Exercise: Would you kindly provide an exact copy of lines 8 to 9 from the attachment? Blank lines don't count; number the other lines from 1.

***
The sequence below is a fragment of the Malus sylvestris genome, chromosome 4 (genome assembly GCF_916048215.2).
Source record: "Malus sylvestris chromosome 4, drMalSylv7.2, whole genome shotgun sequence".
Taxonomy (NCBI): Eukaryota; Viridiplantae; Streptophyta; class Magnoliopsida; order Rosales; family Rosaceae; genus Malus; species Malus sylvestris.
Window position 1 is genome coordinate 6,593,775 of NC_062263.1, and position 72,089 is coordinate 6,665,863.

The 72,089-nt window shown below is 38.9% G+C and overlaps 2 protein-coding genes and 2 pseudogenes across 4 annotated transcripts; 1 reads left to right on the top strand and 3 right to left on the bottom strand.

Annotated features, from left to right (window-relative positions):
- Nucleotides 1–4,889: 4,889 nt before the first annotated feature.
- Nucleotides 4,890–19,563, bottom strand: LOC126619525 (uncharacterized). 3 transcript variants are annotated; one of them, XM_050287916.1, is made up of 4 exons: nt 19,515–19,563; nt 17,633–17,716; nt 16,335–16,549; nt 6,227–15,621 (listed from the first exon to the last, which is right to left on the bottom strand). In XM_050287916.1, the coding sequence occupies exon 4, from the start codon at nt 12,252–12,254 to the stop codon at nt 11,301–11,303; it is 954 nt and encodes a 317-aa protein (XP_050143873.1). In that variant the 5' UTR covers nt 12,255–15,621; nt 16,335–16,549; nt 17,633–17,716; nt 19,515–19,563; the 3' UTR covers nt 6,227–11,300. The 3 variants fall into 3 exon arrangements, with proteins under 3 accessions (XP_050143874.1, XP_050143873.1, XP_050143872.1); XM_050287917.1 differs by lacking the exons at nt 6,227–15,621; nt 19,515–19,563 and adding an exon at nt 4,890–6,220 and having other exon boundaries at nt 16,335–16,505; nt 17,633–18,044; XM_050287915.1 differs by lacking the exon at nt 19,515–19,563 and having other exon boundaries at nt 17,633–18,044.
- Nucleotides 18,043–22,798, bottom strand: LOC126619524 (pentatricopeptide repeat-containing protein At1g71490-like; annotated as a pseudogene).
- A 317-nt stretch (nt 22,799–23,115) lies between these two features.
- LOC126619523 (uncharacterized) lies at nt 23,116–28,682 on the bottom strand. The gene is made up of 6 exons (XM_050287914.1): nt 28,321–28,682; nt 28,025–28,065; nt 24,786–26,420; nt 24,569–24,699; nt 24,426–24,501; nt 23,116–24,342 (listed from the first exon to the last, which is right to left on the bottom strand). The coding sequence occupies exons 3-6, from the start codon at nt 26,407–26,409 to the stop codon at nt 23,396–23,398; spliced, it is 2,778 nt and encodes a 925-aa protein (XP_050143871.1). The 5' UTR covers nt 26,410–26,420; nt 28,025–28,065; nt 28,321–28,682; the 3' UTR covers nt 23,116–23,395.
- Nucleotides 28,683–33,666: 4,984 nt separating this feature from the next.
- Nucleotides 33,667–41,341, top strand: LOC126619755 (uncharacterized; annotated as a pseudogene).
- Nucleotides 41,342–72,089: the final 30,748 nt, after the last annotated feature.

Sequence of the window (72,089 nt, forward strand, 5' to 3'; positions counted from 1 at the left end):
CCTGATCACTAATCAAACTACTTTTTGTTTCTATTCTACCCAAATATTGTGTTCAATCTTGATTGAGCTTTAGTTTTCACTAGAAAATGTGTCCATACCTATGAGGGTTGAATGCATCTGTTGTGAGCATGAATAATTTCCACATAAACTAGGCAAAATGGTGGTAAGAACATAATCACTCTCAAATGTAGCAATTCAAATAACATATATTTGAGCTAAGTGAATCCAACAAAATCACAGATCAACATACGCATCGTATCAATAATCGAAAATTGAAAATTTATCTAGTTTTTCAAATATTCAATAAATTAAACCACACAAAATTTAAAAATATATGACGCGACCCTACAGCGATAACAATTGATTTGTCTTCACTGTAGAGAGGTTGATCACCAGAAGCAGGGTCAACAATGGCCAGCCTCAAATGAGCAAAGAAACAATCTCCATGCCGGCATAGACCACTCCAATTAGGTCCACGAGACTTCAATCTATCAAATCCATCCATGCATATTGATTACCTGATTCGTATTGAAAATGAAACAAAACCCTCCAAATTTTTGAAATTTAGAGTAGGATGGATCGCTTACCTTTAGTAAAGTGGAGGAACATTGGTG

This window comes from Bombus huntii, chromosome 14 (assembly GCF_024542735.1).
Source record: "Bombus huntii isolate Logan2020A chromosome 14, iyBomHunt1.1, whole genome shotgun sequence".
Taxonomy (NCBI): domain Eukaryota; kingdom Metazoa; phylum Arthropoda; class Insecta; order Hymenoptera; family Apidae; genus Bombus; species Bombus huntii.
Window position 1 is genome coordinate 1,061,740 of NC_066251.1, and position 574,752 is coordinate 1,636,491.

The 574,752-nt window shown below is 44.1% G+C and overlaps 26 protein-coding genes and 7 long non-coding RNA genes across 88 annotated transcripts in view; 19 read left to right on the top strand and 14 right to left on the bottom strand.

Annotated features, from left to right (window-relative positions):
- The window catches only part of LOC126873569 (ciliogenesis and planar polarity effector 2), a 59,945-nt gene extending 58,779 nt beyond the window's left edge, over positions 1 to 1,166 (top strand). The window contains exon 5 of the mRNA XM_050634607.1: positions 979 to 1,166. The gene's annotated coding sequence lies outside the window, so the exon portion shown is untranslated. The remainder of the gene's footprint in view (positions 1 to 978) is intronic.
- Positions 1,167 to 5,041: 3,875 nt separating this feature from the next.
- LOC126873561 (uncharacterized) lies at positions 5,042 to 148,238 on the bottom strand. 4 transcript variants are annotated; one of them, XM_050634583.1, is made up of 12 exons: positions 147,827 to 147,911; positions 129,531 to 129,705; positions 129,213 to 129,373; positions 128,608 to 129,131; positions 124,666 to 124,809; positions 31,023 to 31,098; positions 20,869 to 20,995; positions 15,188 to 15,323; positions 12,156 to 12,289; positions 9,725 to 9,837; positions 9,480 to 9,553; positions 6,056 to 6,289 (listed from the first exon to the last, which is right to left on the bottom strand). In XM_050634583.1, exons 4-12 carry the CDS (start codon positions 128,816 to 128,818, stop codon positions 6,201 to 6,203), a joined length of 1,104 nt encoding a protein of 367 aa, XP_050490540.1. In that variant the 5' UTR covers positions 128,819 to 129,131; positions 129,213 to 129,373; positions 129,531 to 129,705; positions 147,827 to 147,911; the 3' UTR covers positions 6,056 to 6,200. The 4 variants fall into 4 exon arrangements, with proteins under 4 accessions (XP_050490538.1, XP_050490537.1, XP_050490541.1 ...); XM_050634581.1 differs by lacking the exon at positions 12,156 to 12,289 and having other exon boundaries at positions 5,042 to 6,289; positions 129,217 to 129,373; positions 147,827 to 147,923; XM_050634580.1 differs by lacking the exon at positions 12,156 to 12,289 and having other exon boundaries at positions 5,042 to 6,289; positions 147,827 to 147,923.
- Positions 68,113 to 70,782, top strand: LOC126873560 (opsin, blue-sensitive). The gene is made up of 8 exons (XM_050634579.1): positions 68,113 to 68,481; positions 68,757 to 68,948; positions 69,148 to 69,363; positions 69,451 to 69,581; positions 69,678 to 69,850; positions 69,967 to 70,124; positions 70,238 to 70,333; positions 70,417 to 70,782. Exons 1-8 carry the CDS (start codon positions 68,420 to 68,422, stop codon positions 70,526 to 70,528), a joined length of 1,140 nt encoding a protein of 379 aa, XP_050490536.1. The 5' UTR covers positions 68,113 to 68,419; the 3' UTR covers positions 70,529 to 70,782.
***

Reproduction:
- Nucleotides 4,890–19,563, bottom strand: LOC126619525 (uncharacterized). 3 transcript variants are annotated; one of them, XM_050287916.1, is made up of 4 exons: nt 19,515–19,563; nt 17,633–17,716; nt 16,335–16,549; nt 6,227–15,621 (listed from the first exon to the last, which is right to left on the bottom strand). In XM_050287916.1, the coding sequence occupies exon 4, from the start codon at nt 12,252–12,254 to the stop codon at nt 11,301–11,303; it is 954 nt and encodes a 317-aa protein (XP_050143873.1). In that variant the 5' UTR covers nt 12,255–15,621; nt 16,335–16,549; nt 17,633–17,716; nt 19,515–19,563; the 3' UTR covers nt 6,227–11,300. The 3 variants fall into 3 exon arrangements, with proteins under 3 accessions (XP_050143874.1, XP_050143873.1, XP_050143872.1); XM_050287917.1 differs by lacking the exons at nt 6,227–15,621; nt 19,515–19,563 and adding an exon at nt 4,890–6,220 and having other exon boundaries at nt 16,335–16,505; nt 17,633–18,044; XM_050287915.1 differs by lacking the exon at nt 19,515–19,563 and having other exon boundaries at nt 17,633–18,044.
- Nucleotides 18,043–22,798, bottom strand: LOC126619524 (pentatricopeptide repeat-containing protein At1g71490-like; annotated as a pseudogene).